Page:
I would guess the problem is the author_name method. It does not return string, but collection. I would try to change it to:

    def author_name
    authors.collect{|a| a.name}.join(’ ’)
    end

  17. Kim Says:

    Roman, thanks that worked. But what is the proper syntax when you are searching authors and want to search by books?


    I tried

    Didn’t work. Any suggestions? Thanks.
    <br>
    <strong>My app doesn’t really have author and book model. Just an example.</strong>

  18. Roman Mackovcak Says:

    2 Kim:

    If you want to search for authors by books, you need to create a new index for your authors model. The same way as you did for books model.

  19. Kim Says:

    Hi Roman,
    I guess my question was not clear. My question is to do with relationships and the proper syntax for using acts_as_ferret.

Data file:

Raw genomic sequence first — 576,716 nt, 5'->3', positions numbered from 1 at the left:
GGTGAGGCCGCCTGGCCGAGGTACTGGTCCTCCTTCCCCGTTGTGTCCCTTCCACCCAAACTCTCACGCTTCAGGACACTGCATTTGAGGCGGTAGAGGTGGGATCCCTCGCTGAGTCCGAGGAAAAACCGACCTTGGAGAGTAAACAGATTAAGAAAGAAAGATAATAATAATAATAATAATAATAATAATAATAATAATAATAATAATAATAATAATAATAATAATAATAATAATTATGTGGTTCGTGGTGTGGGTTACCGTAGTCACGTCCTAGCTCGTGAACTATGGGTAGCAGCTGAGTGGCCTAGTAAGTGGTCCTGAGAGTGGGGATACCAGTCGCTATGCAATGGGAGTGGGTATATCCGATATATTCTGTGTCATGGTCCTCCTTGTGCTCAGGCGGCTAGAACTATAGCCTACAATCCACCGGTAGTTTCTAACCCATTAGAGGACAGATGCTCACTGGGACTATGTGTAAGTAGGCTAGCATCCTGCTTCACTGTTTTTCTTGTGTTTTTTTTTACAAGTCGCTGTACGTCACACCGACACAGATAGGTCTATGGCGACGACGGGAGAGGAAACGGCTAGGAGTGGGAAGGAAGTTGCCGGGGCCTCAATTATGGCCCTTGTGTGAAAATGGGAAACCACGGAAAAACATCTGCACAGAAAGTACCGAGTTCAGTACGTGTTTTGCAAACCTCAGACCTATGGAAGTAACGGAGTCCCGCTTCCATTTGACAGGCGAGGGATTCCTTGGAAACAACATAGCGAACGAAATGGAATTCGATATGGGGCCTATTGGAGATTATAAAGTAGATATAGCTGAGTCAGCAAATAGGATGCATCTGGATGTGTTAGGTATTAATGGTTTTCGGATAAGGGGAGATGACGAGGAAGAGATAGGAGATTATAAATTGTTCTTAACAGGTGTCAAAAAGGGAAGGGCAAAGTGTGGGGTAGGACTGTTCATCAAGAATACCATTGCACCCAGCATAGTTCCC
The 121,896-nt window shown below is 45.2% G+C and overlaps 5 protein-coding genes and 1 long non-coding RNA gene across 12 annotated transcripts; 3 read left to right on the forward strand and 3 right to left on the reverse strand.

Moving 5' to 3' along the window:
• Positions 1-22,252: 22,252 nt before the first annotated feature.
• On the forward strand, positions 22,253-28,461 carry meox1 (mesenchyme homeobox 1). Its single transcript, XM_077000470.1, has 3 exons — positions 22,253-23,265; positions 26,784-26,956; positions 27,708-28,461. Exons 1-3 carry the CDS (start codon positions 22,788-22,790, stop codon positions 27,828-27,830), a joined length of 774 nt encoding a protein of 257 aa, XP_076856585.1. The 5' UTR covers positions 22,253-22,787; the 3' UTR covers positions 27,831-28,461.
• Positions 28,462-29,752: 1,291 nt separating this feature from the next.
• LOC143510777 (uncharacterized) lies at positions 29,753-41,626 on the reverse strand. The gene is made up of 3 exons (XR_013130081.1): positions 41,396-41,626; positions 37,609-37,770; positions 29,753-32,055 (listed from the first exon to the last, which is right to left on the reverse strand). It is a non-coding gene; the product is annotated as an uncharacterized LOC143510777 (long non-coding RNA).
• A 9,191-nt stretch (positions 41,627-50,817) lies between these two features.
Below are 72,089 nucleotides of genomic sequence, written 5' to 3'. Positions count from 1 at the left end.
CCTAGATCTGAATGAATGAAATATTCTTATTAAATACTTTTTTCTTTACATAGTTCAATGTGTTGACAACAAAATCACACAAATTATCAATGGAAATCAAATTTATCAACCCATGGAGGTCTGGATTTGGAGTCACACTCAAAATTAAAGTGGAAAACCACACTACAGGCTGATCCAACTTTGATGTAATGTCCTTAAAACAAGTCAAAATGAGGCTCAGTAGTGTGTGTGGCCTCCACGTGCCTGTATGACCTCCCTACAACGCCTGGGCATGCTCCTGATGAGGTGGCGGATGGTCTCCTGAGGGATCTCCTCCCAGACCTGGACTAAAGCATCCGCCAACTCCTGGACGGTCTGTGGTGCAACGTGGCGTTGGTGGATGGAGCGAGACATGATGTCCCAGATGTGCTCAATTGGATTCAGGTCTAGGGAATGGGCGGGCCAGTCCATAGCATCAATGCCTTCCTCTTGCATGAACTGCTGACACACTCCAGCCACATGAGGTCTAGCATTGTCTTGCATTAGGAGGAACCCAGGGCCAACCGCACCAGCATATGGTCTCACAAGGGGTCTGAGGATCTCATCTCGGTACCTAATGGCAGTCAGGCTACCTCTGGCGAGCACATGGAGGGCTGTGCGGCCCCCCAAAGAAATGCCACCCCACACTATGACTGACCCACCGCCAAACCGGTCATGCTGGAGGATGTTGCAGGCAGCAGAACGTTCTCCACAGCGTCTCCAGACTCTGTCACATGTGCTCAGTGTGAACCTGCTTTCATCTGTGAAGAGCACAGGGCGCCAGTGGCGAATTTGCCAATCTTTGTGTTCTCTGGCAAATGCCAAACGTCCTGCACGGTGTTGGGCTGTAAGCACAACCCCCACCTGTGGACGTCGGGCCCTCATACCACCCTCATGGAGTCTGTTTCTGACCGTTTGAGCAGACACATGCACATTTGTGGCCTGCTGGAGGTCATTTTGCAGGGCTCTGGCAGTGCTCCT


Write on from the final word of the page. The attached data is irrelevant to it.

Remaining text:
So when a book has_many Authors and we want to search books my authors we set the acts_as_ferret fields and then do something like this:

    But now lets say that Books belongs_to a publisher and we want to search books by publishers name. So we set the acts_as_ferret fields and when I try:

    This does not work. So my question is what is the proper syntax for a belongs_to relationship and for that matter a has_one relationship?

    Thanks for your help. This article has helped me out greatly.

  20. Roman Mackovcak Says:

    Hallo Kim,

    this should work. What is not working? What error message do you get?

  21. links for 2009-10-12 Says: